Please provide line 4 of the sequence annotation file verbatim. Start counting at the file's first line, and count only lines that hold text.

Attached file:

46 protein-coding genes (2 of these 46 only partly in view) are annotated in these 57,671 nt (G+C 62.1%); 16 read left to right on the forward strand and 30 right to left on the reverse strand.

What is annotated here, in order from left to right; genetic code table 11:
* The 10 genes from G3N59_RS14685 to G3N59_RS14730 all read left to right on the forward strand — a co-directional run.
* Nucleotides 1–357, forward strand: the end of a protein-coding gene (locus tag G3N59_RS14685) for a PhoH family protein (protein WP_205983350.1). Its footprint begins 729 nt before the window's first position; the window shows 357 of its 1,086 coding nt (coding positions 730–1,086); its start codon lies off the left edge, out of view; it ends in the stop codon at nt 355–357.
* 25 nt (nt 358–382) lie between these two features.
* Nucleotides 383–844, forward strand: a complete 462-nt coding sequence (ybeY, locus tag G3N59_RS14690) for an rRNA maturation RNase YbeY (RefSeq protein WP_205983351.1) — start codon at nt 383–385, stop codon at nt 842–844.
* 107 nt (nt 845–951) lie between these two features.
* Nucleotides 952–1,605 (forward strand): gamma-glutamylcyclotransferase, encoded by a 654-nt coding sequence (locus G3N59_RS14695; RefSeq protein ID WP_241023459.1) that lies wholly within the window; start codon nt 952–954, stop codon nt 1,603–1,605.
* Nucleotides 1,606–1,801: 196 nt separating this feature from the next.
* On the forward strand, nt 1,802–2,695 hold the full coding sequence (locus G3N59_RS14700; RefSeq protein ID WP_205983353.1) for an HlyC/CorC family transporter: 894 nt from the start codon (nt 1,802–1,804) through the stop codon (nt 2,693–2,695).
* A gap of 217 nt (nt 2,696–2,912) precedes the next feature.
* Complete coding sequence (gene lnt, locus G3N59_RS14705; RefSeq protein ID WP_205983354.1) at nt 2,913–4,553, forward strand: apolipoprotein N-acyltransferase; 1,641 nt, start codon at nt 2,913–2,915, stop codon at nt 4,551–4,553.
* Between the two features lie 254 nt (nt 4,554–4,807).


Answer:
* Nucleotides 1–357, forward strand: the end of a protein-coding gene (locus tag G3N59_RS14685) for a PhoH family protein (protein WP_205983350.1). Its footprint begins 729 nt before the window's first position; the window shows 357 of its 1,086 coding nt (coding positions 730–1,086); its start codon lies off the left edge, out of view; it ends in the stop codon at nt 355–357.